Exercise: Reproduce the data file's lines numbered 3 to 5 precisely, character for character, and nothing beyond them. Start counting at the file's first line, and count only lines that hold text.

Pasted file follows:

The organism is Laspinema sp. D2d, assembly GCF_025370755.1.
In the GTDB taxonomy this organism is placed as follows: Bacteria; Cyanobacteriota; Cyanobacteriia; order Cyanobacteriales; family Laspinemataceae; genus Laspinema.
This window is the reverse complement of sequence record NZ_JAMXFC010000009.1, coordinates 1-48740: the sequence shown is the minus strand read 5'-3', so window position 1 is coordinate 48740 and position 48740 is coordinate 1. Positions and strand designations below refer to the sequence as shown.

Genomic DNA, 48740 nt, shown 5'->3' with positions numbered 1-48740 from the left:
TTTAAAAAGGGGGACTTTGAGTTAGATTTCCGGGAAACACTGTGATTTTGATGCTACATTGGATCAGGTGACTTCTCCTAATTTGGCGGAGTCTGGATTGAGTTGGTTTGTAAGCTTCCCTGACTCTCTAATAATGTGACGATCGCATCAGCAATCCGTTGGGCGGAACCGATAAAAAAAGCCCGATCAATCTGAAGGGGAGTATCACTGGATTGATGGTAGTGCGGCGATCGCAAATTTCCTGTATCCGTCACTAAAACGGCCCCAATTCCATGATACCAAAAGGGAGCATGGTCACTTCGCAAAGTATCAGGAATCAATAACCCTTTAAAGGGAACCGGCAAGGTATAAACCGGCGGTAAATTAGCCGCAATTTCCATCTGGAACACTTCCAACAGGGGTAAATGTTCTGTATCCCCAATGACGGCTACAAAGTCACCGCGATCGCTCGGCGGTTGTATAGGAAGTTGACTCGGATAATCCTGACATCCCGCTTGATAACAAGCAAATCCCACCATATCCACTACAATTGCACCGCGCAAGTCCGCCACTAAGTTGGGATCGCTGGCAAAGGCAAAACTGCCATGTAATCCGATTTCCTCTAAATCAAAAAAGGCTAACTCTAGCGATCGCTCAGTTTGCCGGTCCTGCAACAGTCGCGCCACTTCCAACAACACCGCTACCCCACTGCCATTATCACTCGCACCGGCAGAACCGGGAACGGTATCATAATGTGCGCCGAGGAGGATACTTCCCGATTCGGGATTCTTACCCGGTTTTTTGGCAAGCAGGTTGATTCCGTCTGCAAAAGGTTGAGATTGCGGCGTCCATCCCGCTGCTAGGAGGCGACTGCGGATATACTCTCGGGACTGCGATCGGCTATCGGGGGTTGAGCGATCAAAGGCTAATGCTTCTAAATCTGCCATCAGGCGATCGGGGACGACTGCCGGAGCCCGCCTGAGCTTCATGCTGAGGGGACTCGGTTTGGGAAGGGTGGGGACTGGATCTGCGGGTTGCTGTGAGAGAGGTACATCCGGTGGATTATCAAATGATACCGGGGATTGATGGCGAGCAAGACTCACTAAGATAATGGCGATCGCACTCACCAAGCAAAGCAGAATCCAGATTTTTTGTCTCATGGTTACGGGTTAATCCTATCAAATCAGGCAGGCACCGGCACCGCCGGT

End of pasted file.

This window is the reverse complement of sequence record NZ_JAMXFC010000009.1, coordinates 1-48740: the sequence shown is the minus strand read 5'-3', so window position 1 is coordinate 48740 and position 48740 is coordinate 1. Positions and strand designations below refer to the sequence as shown.

Genomic DNA, 48740 nt, shown 5'->3' with positions numbered 1-48740 from the left:
TTTAAAAAGGGGGACTTTGAGTTAGATTTCCGGGAAACACTGTGATTTTGATGCTACATTGGATCAGGTGACTTCTCCTAATTTGGCGGAGTCTGGATTGAGTTGGTTTGTAAGCTTCCCTGACTCTCTAATAATGTGACGATCGCATCAGCAATCCGTTGGGCGGAACCGATAAAAAAAGCCCGATCAATCTGAAGGGGAGTATCACTGGATTGATGGTAGTGCGGCGATCGCAAATTTCCTGTATCCGTCACTAAAACGGCCCCAATTCCATGATACCAAAAGGGAGCATGGTCACTTCGCAAAGTATCAGGAATCAATAACCCTTTAAAGGGAACCGGCAAGGTATAAACCGGCGGTAAATTAGCCGCAATTTCCATCTGGAACACTTCCAACAGGGGTAAATGTTCTGTATCCCCAATGACGGCTACAAAGTCACCGCGATCGCTCGGCGGTTGTATAGGAAGTTGACTCGGATAATCCTGACATCCCGCTTGATAACAAGCAAATCCCACCATATCCACTACAATTGCACCGCGCAAGTCCGCCACTAAGTTGGGATCGCTGGCAAAGGCAAAACTGCCATGTAATCCGATTTCCTCTAAATCAAAAAAGGCTAACTCTAGCGATCGCTCAGTTTGCCGGTCCTGCAACAGTCGCGCCACTTCCAACAACACCGCTACCCCACTGCCATTATCACTCGCACCGGCAGAACCGGGAACGGTATCATAATGTGCGCCGAGGAGGATACTTCCCGATTCGGGATTCTTACCCGGTTTTTTGGCAAGCAGGTTGATTCCGTCTGCAAAAGGTTGAGATTGCGGCGTCCATCCCGCTGCTAGGAGGCGACTGCGGATATACTCTCGGGACTGCGATCGGCTATCGGGGGTTGAGCGATCAAAGGCTAATGCTTCTAAATCTGCCATCAGGCGATCGGGGACGACTGCCGGAGCCCGCCTGAGCTTCATGCTGAGGGGACTCGGTTTGGGAAGGGTGGGGACTGGATCTGCGGGTTGCTGTGAGAGAGGTACATCCGGTGGATTATCAAATGATACCGGGGATTGATGGCGAGCAAGACTCACTAAGATAATGGCGATCGCACTCACCAAGCAAAGCAGAATCCAGATTTTTTGTCTCATGGTTACGGGTTAATCCTATCAAATCAGGCAGGCACCGGCACCGCCGGT